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Commodities

De Beers defends turf against China's lab-made diamonds

World's largest diamond company frames synthetic gem stones as casual jewelry

Diamonds can be produced in bulk in just a few weeks in a lab.

TOKYO -- Global diamond leader De Beers stunned the industry in late May when it said it would reverse a long-standing policy and start marketing a synthetic-diamond brand, a move made necessary by the rising standards and growing production of the man-made gems by Chinese manufacturers.

Known for the famous ad catchphrase "a diamond is forever," De Beers will launch online sales of the Lightbox Jewelry brand of synthetic diamonds in the U.S. as early as September.

Unlike naturally occurring diamonds, which form over the course of billions of years, synthetic diamonds are made in a matter of weeks. Their affordable price points are the biggest allure: a 0.25-carat stone starts at $200 in retail, and 1 carat at $800 -- less than a tenth the price of high-quality natural diamonds that go into engagement rings.

Naturally occurring diamonds in blue and pink hues are rare, and thus can cost more than $900,000  per carat. But lab-grown varieties in those tones will be within reach even for younger consumers.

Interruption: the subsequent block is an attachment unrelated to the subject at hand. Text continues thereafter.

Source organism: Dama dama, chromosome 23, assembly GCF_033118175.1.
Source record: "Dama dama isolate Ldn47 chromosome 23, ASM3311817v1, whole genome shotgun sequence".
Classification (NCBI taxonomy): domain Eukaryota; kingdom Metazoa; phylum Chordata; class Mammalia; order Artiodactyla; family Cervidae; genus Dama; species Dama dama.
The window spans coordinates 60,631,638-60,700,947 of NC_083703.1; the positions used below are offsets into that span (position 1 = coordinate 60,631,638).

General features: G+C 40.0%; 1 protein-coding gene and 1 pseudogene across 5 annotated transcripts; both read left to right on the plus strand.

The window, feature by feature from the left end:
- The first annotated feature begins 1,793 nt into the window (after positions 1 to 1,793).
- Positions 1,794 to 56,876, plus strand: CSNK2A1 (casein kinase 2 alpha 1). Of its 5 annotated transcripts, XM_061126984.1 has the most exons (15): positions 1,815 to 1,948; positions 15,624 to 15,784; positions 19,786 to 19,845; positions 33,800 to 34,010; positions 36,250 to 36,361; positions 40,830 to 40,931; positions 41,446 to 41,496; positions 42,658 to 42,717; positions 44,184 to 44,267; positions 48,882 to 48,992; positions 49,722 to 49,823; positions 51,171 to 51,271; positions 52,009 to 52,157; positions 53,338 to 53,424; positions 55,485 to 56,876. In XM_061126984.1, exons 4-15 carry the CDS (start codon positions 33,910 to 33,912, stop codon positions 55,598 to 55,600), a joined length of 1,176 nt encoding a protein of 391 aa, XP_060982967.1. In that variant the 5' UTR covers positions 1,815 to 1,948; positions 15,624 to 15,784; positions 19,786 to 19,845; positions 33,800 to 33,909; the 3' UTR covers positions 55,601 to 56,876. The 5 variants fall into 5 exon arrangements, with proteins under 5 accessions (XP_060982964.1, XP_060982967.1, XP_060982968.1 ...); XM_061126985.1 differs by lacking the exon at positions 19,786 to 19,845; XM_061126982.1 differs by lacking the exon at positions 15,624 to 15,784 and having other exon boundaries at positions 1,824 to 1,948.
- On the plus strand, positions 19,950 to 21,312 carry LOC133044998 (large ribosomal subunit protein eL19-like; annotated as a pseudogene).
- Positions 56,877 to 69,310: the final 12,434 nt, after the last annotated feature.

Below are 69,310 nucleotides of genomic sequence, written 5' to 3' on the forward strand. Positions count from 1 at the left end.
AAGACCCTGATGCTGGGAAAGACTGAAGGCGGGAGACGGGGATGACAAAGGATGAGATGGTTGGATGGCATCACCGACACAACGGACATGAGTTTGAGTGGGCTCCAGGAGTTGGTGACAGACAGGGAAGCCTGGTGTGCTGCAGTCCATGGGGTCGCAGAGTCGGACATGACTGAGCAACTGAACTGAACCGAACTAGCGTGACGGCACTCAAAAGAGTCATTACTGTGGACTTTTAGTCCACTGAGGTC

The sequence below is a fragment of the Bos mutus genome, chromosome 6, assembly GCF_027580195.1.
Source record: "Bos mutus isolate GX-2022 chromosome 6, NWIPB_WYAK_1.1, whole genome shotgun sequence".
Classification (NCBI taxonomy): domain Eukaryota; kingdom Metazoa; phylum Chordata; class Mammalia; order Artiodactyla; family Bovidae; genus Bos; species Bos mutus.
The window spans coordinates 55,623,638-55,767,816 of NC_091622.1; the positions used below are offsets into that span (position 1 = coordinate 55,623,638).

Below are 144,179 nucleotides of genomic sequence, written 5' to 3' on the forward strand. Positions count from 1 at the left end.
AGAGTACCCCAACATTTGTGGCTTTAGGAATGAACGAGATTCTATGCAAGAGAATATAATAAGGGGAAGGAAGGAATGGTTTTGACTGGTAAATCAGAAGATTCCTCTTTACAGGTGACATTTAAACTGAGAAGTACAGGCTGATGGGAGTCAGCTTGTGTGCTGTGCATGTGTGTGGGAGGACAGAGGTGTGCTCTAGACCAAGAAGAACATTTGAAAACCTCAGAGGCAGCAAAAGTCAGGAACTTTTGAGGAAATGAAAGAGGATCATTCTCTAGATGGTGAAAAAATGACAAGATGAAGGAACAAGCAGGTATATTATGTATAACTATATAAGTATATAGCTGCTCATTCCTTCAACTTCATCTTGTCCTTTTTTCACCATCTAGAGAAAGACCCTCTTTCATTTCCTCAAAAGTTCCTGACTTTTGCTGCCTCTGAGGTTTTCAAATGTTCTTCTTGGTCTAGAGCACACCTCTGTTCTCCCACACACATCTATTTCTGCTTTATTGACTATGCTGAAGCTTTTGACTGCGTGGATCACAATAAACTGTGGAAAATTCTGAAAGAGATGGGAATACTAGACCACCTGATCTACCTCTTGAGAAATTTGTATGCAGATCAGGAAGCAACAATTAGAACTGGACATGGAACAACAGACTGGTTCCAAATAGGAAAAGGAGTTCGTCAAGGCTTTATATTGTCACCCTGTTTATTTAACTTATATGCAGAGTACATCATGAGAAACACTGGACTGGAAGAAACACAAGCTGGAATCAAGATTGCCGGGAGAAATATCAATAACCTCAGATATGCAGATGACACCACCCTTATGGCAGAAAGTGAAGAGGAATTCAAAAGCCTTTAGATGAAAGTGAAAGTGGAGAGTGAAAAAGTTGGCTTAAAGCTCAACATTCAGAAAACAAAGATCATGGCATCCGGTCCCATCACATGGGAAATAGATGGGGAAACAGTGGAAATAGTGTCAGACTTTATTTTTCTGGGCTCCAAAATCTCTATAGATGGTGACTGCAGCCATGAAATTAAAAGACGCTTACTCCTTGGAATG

De Beers sources diamonds in mines in Africa, and effectively controlled the market through 2000. It is also involved in retailing the gem and is known for a line inscribed with unique identification numbers. It has long kept its distance from lab-made diamonds.

" By promoting the notion that they are for day-to-day use, the company is probably trying to establish a market for synthetic diamonds completely separate from that for natural diamonds," said Nobuyuki Harada of Tokyo-based jewelry trading company Suwa.

Lab-made diamonds look the same as natural stones to the naked eye.

But the mixing of lab-made diamonds with natural ones is a serious problem for natural diamond businesses. Mass-produced diamonds in China are shipped to India, the hub of cutting and polishing operations, where mingling can occur by accident as stones from multiple customers converge at the processing facilities.

Lab-made diamonds have long been used for industrial applications. As technology advances, however, Chinese labs have learned to create not only the smaller, yellowish stones but also larger, colorless versions -- broadening their use in the jewelry business. Diamond labs in China often feature thousands of units of synthesizing equipment, with each one producing 100 gems at a time.

There are ways to detect the artificial gems. Chinese diamonds made in high-temperature, high-pressure conditions glow for a long time when exposed to ultraviolet rays. Jewelry makers and trading companies have no choice but to inspect their diamonds using special equipment -- and the costs are appreciable. "We spend a considerable amount of money to authenticate our products," an official at a big jewelry company lamented.

With technology continuing to advance in China, Ahmadjan Abduriyim, president of Tokyo Gem Science, predicts that production costs will continue to drop. As De Beers embarks on its new venture in synthetic diamonds, all eyes are on the fate of the business and how consumers respond.

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